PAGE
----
“Can you encourage her to kick her legs more? “ the instructor said.
I could have cried.
I was at a baby swimming lesson with my 4 month old daughter, Niamh.
Niamh was born with Spina Bifida and hydrocephalus and had contracted an infection a couple of days after she was born which led to her developing meningitis.
I had done the same swimming classes with my older son and loved them.
I had read all about benefits of baby swimming for all babies, particularly those born with additional needs and I was determined Niamh would have the opportunity to swim.
However, I quickly realised this wouldn’t be the case.
Her instructor knew nothing about her disability when we arrived (and by that I mean that she had one, not anything medical) and had no idea to how to approach teaching her in the class.
Feeling frustrated and excluded we reluctantly gave up the classes.
BUT, as I have learnt over the last 6 years, mum’s don’t give up!
Mum’s find a way!
I didn’t want Niamh to miss out, and why should she?!
And so it began.
I spoke to countless swim schools and swimming bodies and the overwhelming verdict was swimming would be great for Niamh’s development – both mentally and physically.
But with no swimming schools willing to allow her to join I made a life changing decision, I trained to be a swimming teacher!
The more I researched and read on the benefits of swimming, particularly for babies and young children the more inspired I became.
I couldn’t believe that this fun, family activity could help develop a child’s brain as well their muscles.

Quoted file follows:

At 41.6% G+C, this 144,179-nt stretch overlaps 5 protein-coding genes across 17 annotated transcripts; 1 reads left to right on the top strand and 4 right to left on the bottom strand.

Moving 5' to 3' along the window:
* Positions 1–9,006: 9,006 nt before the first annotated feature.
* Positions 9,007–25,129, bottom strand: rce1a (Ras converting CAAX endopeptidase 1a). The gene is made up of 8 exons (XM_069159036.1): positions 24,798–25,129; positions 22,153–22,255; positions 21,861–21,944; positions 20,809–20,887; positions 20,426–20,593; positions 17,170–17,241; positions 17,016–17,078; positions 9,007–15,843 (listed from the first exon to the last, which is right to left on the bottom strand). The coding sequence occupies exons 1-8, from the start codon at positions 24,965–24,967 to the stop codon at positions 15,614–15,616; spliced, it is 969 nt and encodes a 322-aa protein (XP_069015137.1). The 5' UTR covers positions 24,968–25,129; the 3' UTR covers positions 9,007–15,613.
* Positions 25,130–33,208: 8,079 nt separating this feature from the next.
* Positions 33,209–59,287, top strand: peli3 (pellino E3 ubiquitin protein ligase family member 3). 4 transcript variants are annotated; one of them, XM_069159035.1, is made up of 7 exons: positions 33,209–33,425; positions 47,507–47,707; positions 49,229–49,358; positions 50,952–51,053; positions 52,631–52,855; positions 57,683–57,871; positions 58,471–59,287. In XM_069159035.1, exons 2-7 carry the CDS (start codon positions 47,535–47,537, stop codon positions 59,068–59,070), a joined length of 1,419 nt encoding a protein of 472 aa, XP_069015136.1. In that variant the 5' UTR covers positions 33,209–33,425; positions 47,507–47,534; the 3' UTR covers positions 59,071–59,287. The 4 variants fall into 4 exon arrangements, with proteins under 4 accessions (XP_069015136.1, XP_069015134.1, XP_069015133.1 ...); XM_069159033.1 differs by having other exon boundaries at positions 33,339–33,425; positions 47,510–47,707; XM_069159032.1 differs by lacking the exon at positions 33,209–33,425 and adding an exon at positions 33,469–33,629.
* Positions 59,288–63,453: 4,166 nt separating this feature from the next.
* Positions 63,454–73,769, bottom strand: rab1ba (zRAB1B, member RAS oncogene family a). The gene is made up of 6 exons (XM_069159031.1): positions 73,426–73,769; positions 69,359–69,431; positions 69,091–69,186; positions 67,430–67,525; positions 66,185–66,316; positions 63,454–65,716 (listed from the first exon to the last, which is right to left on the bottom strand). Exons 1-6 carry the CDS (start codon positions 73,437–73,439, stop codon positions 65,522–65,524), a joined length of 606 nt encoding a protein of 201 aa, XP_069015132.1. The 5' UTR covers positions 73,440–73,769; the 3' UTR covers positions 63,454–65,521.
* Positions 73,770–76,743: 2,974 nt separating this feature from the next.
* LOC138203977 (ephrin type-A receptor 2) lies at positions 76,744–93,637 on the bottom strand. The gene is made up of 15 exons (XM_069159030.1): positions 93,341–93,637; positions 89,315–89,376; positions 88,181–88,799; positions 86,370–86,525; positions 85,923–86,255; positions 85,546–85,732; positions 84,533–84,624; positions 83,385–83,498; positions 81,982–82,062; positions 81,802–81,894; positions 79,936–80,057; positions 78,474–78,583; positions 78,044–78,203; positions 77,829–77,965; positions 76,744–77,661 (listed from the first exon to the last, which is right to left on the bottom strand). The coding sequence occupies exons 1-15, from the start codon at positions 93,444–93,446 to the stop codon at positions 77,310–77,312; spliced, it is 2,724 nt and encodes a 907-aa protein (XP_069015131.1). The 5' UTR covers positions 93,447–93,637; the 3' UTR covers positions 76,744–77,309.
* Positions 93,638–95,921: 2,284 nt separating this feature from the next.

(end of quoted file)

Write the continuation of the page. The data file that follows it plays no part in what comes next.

So, I re-trained and I specilaised in baby and pre-school swimming.
However, my greatest learning in all this has been achieved by swimming as a family.
It is the one place where they are all equal and Niamh’s disability doesn’t factor at all.
When the water is deep, none of them can touch the bottom so being able to walk is irrelevant.
On her woggle, Niamh can beat the boys for speed across the pool hands down!
The water helps support Niamh so I get a rest from all the lifting and carrying that takes place out the water.
Don’t get me wrong, my children are not naturals to the water or world class swimmers, they have their tantrums and refusal to get in the water like all other children….but that is the bit I love….like all other children!
Even our swimming battles are “normal” and not focussed around Niamh’s disability.
As far as family activities go swimming is one of our favourites and one I hope we can continue to do as Niamh gets bigger and the logistics of getting in and out the pool become a bit more complicated!
Is changing your child difficult when you are out and about?